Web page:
The Guardian reports that
The former head of the prison service has warned that up to 100,000 people could be in jail by the end of the decade unless drastic and immediate action is taken by the government.The prediction from Martin Narey came as the prison population in England and Wales reached an all-time high yesterday of more than 80,300, with only four spare places left in emergency police cells anywhere in the country.
This leads Tim Worstall to note that
the Prime Minister has told us there are 100,000 habitual criminals who are responsible for the bulk of the crime. Now all we have to do is make sure that it’s the right 100,000 occupying the prison cells and we’ll have solved the problem, eh?
In fact, the PM said these 100,000 criminals were responsible for half, rather than the bulk of, all crime, so we presumably still need an awful lot more prison places, but anyway… I think the PM is being wildly over-optimistic and that, if we continue on the present course, we’ll need considerably more than 100,000 people banged up. I’ll explain why.
Sorry to go on about drugs so much at the moment, but I’ve been looking up some figures to back up my anecdotal point that drugs are involved in at least half the work of Crown Courts and even I have been a bit shaken by the results.
The recent Government paper, Security, crime and justice, tells us that ‘75,000 prisoners each year are going into prison as drug addicts’ (para 2.77). I don’t have the latest figures for how many people go into prison each year, whether or not they’re drug addicts, but I’ve found the figures for 2005, and I can’t imagine there’s been that great a change since. In that year, a total of 90,414 people received immediate custodial sentences (including 15-17 year olds and ‘young adults’ (i.e. 18–21) (Home Office Research Development Statistics; Population in Custody (detailed) (spreadsheet)).
So if that’s right, about 80% of people going into prison each year, for whatever reason, are drug addicts. Eighty percent!
And what are the plans to deal with this? According to Security, crime and justice, hidden away in the end-notes (note 33, p 100, to be precise),
The Integrated Drug Treatment System (IDTS) is being introduced in certain prisons and is aimed at boosting the quality of clinical drug treatment. By March 2008, the IDTS is expected to benefit around 24,500 offenders – with the full IDTS (that is, enhanced clinical and psycho-social (CARAT) support) in 17 prisons and enhanced clinical services in at least a further 32 establishments.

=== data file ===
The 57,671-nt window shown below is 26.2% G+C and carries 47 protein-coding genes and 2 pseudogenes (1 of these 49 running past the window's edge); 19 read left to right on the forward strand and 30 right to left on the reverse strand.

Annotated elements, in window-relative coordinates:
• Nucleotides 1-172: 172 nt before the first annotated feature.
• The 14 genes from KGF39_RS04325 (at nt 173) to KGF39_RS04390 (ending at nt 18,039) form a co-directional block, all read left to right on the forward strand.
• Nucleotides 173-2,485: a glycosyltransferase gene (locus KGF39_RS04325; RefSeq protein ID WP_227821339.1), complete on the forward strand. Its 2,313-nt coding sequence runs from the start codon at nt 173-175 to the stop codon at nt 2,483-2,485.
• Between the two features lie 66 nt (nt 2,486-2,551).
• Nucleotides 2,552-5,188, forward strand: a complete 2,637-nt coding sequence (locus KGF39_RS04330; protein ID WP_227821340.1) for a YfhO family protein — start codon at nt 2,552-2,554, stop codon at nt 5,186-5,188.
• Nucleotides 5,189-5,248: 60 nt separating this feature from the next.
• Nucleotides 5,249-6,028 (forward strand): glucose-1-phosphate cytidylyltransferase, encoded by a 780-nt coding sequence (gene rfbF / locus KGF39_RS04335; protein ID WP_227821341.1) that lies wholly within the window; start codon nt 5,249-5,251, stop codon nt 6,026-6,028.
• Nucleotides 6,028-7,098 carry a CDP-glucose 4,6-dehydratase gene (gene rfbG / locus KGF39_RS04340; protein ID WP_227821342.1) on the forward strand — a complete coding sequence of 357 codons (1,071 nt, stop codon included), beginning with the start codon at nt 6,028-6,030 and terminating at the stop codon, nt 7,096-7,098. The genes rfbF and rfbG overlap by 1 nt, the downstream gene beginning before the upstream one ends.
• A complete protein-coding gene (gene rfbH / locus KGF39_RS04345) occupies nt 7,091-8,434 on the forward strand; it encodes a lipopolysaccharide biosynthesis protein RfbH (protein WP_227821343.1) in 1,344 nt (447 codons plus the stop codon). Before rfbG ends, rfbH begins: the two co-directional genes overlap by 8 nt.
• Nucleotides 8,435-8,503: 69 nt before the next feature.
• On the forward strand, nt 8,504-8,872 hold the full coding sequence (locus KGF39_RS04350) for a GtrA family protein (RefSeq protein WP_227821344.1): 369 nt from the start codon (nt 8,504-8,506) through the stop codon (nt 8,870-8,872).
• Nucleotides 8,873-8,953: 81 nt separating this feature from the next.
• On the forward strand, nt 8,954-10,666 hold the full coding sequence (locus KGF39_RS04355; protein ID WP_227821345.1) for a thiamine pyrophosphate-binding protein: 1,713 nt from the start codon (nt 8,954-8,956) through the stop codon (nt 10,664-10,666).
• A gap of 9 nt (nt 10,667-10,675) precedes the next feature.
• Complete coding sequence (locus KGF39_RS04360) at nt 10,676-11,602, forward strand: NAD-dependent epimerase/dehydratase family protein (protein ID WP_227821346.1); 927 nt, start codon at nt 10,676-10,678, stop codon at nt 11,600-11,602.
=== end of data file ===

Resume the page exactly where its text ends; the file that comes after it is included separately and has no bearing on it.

So that’s about a third of the people who go into prison with drug habits receiving the help they need, so long as they’re fortunate enough to be sent to one of the 49 establishments that provide it. There are, by the way, 125 custodial establishments for males in England and Wales (sorry about the bureaucrat-speak, but I was trying to think of a term to cover everyone, and prisons are for the over-21s) and 15 for women, so that’s just under two-thirds of the prison establishment in England and Wales that doesn’t provide appropriate treatment.
If, of course, the figures they quote include provision for Scotland and NI, as well, then the picture’s even worse.
Now, back in 2000, the Home Office commissioned a large-scale study in the drug-taking habits of prisoners. This is reported in Chapter 2 of Prisoners’ drug use and treatment: seven research studies (pdf) and the headline figures are
The main conclusions emphasise the high levels of drug use by prisoners in the year before they were in custody, together with links between drug use and patterns of offending behaviour. Nearly three-quarters had taken an illegal drug in the 12 months pre-prison; of these, over half (55%) reported that they had committed offences connected to their drug taking. The need for money to buy drugs was the most commonly cited factor. Findings of this kind lend weight to the potential value of delivering drug treatment to prisoners, before they return to the community.
I’m slightly confused by the difference between the figures in the two reports; the Home Office study found:
Almost half of the Criminality Survey respondents (47%) had used heroin, crack or cocaine in the last twelve months. Prevalence rates for each of these drugs were 31 per cent, 31 per cent and 32 per cent respectively. These are costly and addictive drugs, consumption of which has been shown in other research to be associated with a propensity to commit high levels of property crime. Of those reporting consumption of heroin in the Criminality Survey, almost all (95%) were using it at least once a month, 85 per cent were using at least four to five times in the last week, and 82 per cent were using it at least once a day. Many of those consuming heroin also reported use of other drugs. Two-thirds of heroin users (66%) were in addition consuming crack at least monthly and 43 per cent cocaine at least monthly. Cocaine and crack are powerful stimulants, which can be used to offset the depressant effect of heroin. (p 15)